Albany Law School Professor Laurie Shanks said some jurors could have been simply bored.
"There is a real danger that when a trial is
too long and so complicated like the ballot fraud case, jurors start to
not pay attention. Prosecutors routinely charge everything they can
instead of everything they should," Shanks said.
She said any retrial might benefit the defense.
"The defense learns a lot during a trial and both sides now know the theme, theories and all the evidence," Shanks said.
From the article "Fraud counts 'too much'" in the Albany Times Union on March 14.
Laurie Shanks, a law professor at Albany Law School, said the law may
be a hurdle for prosecutors when a witness refuses to come forward or
is afraid to testify or in domestic violence cases lacking physical
evidence where the victim declines to testify.
From the article "Lag in kidnapping case brings suspect's release" in the Albany Times Union on Feb. 29.
The affidavit appears to have been filed primarily for the purpose of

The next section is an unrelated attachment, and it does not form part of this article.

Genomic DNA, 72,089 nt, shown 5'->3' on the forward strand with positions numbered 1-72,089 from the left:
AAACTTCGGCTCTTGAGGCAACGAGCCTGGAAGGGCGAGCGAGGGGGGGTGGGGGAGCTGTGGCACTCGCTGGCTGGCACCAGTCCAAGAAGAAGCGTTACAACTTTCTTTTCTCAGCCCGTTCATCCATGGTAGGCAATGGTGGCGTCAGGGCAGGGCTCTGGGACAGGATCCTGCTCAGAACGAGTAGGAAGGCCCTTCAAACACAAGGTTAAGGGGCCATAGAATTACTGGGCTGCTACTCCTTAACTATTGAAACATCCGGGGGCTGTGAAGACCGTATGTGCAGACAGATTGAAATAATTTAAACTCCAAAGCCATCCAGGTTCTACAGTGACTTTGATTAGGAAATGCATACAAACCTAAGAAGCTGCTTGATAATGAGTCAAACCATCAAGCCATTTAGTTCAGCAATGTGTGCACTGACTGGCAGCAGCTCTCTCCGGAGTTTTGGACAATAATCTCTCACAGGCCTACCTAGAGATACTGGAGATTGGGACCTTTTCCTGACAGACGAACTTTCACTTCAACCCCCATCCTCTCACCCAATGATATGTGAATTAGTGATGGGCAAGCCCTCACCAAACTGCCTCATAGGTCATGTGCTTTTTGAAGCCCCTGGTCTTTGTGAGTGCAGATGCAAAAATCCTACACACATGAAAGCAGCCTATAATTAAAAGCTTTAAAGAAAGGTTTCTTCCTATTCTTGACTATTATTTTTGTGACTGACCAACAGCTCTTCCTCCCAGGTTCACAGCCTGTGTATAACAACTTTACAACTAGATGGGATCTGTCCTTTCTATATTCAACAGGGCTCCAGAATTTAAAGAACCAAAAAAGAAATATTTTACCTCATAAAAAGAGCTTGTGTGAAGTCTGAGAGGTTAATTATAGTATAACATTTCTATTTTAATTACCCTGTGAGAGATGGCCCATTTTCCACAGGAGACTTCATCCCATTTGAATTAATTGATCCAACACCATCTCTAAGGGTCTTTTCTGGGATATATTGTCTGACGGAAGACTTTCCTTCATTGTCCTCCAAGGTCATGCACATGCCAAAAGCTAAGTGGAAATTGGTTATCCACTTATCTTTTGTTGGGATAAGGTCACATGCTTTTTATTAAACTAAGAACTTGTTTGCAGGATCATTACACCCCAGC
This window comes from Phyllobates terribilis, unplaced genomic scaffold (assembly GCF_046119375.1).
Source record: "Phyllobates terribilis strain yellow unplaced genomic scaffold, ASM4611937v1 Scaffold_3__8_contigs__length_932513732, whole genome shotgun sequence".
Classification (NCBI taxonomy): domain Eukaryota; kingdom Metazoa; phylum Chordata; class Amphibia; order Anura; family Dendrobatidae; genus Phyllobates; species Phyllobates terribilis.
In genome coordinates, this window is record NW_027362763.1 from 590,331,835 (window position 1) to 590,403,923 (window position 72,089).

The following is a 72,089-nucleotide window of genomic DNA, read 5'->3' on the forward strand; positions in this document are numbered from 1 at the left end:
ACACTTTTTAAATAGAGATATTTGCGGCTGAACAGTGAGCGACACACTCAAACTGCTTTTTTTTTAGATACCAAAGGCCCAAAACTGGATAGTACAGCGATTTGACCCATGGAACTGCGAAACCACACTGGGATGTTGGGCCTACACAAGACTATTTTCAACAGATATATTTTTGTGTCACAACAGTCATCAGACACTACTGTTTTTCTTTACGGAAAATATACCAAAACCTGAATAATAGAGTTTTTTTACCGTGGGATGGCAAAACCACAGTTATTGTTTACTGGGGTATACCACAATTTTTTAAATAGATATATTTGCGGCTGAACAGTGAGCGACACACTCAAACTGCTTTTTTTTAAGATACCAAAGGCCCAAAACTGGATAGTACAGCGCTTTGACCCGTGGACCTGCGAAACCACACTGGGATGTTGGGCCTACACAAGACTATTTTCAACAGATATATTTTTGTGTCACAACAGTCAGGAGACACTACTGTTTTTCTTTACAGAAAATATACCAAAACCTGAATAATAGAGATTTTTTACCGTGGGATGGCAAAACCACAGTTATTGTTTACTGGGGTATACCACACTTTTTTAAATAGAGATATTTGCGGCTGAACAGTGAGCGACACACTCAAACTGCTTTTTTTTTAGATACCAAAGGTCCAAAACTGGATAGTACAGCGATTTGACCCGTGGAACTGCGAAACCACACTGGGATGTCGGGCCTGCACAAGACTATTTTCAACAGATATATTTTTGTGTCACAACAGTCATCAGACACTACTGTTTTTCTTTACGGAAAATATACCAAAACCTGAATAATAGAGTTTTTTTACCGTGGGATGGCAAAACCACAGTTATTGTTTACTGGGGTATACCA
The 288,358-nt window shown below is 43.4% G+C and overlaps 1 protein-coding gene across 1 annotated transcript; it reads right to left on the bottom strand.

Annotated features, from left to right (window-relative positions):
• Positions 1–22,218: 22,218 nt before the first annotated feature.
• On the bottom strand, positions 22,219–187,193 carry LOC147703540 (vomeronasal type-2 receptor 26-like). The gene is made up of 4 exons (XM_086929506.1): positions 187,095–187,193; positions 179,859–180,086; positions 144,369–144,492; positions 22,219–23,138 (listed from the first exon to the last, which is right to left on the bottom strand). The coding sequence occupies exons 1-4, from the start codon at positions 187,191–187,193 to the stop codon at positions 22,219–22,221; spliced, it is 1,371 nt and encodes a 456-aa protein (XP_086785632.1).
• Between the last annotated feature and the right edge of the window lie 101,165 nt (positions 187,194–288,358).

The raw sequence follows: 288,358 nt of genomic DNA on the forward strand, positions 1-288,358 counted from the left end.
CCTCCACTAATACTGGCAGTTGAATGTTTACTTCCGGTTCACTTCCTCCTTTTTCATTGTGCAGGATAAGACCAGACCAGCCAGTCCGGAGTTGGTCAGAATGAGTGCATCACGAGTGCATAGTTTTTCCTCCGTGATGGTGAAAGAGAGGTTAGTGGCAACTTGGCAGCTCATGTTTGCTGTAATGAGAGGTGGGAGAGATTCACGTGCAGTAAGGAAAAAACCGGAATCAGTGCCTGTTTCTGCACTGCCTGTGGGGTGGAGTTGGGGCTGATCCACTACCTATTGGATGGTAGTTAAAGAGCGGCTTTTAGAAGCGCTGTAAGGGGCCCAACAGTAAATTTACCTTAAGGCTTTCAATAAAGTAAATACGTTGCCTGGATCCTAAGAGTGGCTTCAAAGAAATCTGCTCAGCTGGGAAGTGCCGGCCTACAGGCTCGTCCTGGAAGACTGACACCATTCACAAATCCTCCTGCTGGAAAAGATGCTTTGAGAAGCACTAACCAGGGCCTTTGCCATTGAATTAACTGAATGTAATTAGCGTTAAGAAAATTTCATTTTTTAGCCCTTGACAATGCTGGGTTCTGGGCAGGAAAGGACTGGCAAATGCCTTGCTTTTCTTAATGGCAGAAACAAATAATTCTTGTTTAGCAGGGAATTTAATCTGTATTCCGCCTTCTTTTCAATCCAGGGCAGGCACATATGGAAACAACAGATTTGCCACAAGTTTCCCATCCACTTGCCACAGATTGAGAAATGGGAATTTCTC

generating publicity, said Laurie Shanks, a professor at Albany Law
School. “Even assuming that the information about Mrs. Fine is accurate
..., the conclusion drawn is pure speculation,” Shanks said.
“Unfortunately, while this type of information can form the basis for an
explosive press conference, it is unlikely to be permitted as evidence
in the pending lawsuit.”
From the article "Lawyer for Bernie Fine's accusers pressures Syracuse University to settle lawsuit by alleging Fine's wife had sex with players" in the Syracuse Post-Standard on Jan. 31.
But Albany Law School professor and former criminal defense attorney Laurie Shanks said Friday that Fine’s reputation has been damaged even if Tomaselli’s allegations are proven false.
“Once an allegation is made, the person’s life is destroyed and while it is very difficult to prove child sex abuse because there is often no physical evidence, it is impossible to disprove an allegation,” she said. “What’s equally upsetting and sort of difficult to deal with is that if you are accused of this crime and you are absolutely innocent, your life is destroyed. I mean wasn’t Bernie Fine fired?
“The reality is the life he had is over. The respect, the history, everything he did that was good was wiped out in an instant.”
From the article "Confronted with evidence that he lied, Bernie Fine accuser Zach Tomaselli tearfully admits, 'You caught me'" in the Syracuse Post-Standard on Jan. 20.